The Panasonic Lumix DMC-LX2 also uses a 10-megapixel CCD as the G7 does. There's one significant difference in the implementation, however: the LX2's sensor has a native 16:9 aspect ratio instead of 4:3. To produce 4:3 or 3:2 aspect photos, the LX2 simply uses the relevant fraction of the sensor. This enables the LX2 to produce higher-resolution 16:9 images than would be possible with a standard 10-megapixel sensor. (It would require a 13-megapixel 4:3 aspect sensor to generate 10-megapixel 16:9 images.) Conversely, the resolution of the LX2's 4:3 images is only 7 megapixels.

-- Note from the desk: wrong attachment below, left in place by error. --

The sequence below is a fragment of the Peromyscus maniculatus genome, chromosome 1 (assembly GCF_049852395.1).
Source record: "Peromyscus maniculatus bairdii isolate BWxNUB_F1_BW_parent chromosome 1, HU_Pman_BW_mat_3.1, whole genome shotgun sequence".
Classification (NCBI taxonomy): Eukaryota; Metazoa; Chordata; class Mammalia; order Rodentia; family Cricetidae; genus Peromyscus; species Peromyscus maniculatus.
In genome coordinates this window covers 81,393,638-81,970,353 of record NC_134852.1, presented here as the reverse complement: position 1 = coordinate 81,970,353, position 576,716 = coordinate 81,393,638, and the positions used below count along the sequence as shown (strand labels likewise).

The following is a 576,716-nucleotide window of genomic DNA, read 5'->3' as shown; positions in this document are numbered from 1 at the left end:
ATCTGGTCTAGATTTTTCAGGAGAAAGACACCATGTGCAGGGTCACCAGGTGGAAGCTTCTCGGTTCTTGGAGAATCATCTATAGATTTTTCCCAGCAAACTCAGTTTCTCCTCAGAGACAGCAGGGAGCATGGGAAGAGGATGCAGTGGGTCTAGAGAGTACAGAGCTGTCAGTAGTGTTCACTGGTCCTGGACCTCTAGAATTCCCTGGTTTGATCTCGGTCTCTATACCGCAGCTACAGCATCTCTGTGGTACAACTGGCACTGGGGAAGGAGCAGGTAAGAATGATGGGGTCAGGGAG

Which all begs the question: what do we gain by jumping to 10 megapixels? These are extremely small pixels, which equal extremely high noise. Panasonic's noise-suppression algorithms work pretty well at high ISO speeds--400 to as high as 1,600--but at low ISO sensitivities such as 100, the images are quite noisy. The good news is that they print better than they look onscreen, though you'd be well-advised to avoid serious crops.
In all other respects, the LX2's photos are quite decent, with excellent white balance, exposure, dynamic range, and color saturation. There are few optical artifacts, most notably fringing, and though there's a bit of lens distortion at the wide end of the 28mm-to-112mm-equivalent, 4X zoom lens, it's relatively symmetrical and fairly unobtrusive. Movies don't quite measure up, though. They're full of compression artifacts, and you can't zoom while you're shooting.